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In Chapter 9 of Arnold's Mathematical Methods of Classical Mechanics, we find the following definition:

Let $g$ be a differentiable mapping of the phase space $\mathbb R^{2n}$ to $\mathbb R^{2n}$. The mapping $g$ is called canonical if $g$ preserves the $2$-form $\omega^2 = \sum dp_i \wedge dq_i$.

My question is, what does it mean to preserve a differential form? If we write the mapping as $g : (p, q) \mapsto (P, Q)$, does it mean that $\sum dP_i \wedge dQ_i = \sum dp_i \wedge dq_i$?

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1 Answer 1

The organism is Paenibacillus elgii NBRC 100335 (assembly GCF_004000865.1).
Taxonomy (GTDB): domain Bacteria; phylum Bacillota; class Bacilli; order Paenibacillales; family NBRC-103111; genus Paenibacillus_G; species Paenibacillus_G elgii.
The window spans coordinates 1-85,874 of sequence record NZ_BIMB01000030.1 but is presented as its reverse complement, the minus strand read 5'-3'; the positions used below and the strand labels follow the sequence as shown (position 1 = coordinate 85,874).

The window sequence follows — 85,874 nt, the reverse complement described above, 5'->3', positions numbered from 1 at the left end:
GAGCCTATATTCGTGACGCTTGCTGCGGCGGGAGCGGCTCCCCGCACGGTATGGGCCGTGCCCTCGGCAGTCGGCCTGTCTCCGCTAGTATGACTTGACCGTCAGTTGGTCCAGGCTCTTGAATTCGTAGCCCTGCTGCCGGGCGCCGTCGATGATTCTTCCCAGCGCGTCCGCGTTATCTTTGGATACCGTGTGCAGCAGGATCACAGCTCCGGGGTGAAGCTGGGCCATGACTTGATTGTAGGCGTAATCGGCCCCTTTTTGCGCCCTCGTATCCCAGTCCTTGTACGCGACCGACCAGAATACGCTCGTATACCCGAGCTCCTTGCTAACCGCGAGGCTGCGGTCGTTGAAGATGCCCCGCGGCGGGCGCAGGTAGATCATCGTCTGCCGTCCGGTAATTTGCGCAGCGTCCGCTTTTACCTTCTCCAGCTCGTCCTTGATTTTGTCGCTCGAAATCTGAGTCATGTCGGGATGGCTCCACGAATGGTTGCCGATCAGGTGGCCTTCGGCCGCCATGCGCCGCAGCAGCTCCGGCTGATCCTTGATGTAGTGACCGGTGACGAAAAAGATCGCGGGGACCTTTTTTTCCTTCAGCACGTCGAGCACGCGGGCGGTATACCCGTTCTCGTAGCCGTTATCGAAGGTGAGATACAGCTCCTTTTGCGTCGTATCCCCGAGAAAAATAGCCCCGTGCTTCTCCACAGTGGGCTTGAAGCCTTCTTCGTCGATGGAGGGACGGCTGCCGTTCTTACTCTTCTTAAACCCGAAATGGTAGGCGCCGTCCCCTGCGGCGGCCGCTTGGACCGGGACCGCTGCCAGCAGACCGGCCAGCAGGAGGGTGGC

Yes, it does.

It's a narrow class of possible variable changes.

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Thanks. So for $n=1$, we would need $\frac{\partial P}{\partial p} \frac{\partial Q}{\partial q} - \frac{\partial P}{\partial q} \frac{\partial Q}{\partial p} = 1$? – Alan C Dec 25 '12 at 22:32

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